The company, which started out as a trading company, ended up involved in politics as British imperialism swept across India. Throughout the mid-1700s to the early 1800s, more than half of the world’s trade went through the East India Company. But the East India Company also took control of large parts of India, starting in 1757.


The monopoly of this company impacted entrepreneurship, considering most entrepreneurs during the Colonial Era were merchants. Initially, the East India Company focused on the spice trade. But cotton, silk, indigo, saltpeter, tea, and opium were later added. In addition to these goods, the East India Company became involved in the slave trade around 1620.

The entrepreneurs who formed the East India Company gained enough wealth to return to Britain, purchasing estates and other businesses. While they gained huge profits, many of those exploited by them in the colonies were left with nothing, and the economic damage inflicted by the East India Company on British colonies was felt for many generations – arguably, it continues today.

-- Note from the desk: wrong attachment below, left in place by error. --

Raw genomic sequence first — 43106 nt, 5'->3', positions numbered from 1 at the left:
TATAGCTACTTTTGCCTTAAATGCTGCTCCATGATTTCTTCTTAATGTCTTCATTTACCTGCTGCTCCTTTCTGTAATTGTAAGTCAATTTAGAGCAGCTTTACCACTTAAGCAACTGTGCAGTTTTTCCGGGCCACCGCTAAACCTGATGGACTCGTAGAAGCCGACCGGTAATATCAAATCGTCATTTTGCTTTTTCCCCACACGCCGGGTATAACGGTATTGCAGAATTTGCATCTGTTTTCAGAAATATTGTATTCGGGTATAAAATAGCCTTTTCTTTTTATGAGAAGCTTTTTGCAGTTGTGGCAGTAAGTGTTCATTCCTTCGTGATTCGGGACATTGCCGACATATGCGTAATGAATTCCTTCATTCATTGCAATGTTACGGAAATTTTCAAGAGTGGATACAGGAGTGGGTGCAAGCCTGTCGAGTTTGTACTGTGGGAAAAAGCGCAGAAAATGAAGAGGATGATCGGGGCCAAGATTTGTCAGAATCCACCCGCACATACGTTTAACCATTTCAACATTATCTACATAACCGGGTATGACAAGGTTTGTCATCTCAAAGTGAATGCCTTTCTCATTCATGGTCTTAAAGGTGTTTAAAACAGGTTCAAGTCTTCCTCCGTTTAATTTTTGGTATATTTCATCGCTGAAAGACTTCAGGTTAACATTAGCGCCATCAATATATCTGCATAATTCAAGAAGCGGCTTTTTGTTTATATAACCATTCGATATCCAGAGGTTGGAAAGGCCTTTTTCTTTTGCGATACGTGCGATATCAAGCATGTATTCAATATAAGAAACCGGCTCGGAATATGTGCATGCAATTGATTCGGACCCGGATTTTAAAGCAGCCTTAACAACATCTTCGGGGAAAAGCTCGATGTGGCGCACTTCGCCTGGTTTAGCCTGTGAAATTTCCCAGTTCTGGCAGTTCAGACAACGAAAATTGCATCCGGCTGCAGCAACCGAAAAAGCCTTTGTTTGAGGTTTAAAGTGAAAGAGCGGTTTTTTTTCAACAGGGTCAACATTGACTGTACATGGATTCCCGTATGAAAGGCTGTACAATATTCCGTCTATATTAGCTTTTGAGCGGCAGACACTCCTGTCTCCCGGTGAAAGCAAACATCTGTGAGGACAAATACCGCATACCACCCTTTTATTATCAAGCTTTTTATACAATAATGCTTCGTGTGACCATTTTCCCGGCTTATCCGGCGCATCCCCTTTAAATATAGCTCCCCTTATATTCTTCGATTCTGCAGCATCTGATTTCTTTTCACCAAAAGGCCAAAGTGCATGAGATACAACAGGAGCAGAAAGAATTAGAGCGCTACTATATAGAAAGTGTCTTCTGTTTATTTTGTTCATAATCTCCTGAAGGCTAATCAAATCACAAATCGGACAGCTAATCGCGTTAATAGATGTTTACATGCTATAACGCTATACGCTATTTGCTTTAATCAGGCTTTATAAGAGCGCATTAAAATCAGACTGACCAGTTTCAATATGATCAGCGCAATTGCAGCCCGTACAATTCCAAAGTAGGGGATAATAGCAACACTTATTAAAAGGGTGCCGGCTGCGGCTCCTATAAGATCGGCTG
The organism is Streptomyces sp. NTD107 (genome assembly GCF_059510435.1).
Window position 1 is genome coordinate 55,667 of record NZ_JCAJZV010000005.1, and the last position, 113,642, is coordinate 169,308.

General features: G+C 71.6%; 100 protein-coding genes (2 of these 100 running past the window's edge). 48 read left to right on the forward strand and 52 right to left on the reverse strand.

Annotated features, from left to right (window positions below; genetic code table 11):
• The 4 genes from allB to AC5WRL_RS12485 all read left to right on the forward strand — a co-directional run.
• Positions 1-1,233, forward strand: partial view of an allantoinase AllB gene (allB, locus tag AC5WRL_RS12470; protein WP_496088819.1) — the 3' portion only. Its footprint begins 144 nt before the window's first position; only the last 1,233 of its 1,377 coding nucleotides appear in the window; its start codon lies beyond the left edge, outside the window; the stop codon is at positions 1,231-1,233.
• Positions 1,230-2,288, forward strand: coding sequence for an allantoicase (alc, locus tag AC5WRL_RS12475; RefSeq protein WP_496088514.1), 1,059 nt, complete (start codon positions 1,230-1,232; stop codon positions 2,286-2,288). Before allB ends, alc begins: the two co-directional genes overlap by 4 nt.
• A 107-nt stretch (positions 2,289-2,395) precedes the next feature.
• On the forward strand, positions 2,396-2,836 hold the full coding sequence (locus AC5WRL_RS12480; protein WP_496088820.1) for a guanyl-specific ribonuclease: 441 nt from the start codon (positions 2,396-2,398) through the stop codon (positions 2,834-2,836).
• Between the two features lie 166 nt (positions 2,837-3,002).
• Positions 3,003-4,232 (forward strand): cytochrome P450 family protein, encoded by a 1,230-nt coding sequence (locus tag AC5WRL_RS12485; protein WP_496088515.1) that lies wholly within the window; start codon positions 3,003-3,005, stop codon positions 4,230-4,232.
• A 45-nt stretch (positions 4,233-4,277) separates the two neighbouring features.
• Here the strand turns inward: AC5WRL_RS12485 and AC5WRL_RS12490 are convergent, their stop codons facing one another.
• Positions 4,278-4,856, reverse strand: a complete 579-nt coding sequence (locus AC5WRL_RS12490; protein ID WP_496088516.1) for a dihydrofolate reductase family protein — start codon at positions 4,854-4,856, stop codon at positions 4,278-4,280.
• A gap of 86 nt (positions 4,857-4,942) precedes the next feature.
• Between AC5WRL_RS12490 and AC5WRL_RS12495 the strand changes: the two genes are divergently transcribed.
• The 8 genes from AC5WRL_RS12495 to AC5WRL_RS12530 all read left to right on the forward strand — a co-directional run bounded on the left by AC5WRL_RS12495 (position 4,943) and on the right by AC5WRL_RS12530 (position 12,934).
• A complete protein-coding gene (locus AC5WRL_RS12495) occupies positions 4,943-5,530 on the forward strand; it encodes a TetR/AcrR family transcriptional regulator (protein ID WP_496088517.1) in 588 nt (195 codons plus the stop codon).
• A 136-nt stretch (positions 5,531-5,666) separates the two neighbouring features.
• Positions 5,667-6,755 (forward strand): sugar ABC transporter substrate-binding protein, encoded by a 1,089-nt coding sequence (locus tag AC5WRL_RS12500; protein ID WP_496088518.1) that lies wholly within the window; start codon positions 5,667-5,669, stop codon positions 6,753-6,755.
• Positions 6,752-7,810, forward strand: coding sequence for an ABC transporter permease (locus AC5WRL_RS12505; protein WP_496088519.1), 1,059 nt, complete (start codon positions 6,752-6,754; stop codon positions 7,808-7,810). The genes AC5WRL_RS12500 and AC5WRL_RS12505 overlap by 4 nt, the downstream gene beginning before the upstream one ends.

Origins of East India Company

The origins of the East India Company can be traced back to ‘Drake’s Raiding Expedition of 1577.’ This was the expedition of explorer Francis Drake, who set out to pillage silver and gold from the Spanish settlements. During this expedition, Drake sailed to the East Indies, traded with the Spice Islands, and returned to England with a load of valuable spices.


Drake’s expedition aboard the Golden Hind was significant because it was authorized and funded by Queen Elizabeth I and other high-ranking investors. After completing his expedition, Drake wasn’t the only one who gained wealth, as his investors received a large return on their shares. This impacted the business world once these investors realized they could gain a significant return off privateers, and Queen Elizabeth continued to use privateering as a way to raise funds for the government.